There have been numerous attempts to
decipher the rongorongo script of
Easter Island since its discovery in the late nineteenth century. As with most
undeciphered scripts, many of the proposals have been fanciful. Apart from a portion of one tablet which has been shown to deal with a
lunar calendar, none of the texts are understood, and even the calendar cannot actually be read.
There are three serious obstacles to decipherment: the small number of
remaining texts, comprising only 15,000 legible
glyphs; the lack of context in which to interpret the texts, such as illustrations or parallels to texts which can be read; and the fact that the modern
Rapa Nui language is heavily mixed with
Tahitian and is unlikely to closely reflect the language of the tablets while the few remaining examples of the old language are heavily restricted in genre and may not correspond well to the tablets either.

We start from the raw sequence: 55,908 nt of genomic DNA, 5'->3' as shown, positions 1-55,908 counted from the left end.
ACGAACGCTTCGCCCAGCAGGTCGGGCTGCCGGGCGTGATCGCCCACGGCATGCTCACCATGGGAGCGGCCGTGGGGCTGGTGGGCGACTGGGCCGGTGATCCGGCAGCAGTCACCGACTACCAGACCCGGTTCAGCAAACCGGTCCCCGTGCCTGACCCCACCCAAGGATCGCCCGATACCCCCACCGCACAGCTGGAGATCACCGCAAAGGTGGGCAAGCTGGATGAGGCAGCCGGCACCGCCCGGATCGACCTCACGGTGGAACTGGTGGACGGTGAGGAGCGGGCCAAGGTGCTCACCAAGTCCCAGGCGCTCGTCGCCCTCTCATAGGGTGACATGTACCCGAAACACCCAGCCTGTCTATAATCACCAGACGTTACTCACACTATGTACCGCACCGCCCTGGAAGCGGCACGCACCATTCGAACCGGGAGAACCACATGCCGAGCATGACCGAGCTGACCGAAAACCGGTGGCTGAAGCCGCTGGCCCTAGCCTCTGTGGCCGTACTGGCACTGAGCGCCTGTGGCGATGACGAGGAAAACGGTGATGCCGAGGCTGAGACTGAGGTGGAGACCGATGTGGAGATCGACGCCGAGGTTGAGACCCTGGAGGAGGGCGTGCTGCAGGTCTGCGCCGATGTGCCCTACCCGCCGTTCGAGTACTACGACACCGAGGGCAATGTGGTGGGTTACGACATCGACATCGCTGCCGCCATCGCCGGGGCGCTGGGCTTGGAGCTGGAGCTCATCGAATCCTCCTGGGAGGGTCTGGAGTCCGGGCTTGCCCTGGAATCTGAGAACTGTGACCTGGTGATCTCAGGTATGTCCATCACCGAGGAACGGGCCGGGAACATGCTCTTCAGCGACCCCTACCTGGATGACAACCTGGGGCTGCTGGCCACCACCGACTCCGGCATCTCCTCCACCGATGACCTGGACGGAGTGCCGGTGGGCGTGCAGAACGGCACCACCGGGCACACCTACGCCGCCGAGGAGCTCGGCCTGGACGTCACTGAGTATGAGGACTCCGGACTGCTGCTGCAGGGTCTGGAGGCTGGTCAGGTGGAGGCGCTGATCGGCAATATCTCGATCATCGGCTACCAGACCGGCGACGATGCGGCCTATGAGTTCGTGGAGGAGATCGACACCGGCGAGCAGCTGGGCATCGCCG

Since a proposal by Butinov and Knorozov in the 1950s, the majority of
linguists and cultural historians have taken the line that rongorongo was not true writing but
proto-writing, that is, an
mnemonic device, such as the
Dongba symbols of the
Nakhi people, which would in all likelihood make it impossible to decipher. This skepticism is justified not only by the failure of the numerous attempts at decipherment, but by the extreme rarity of independent writing systems around the world.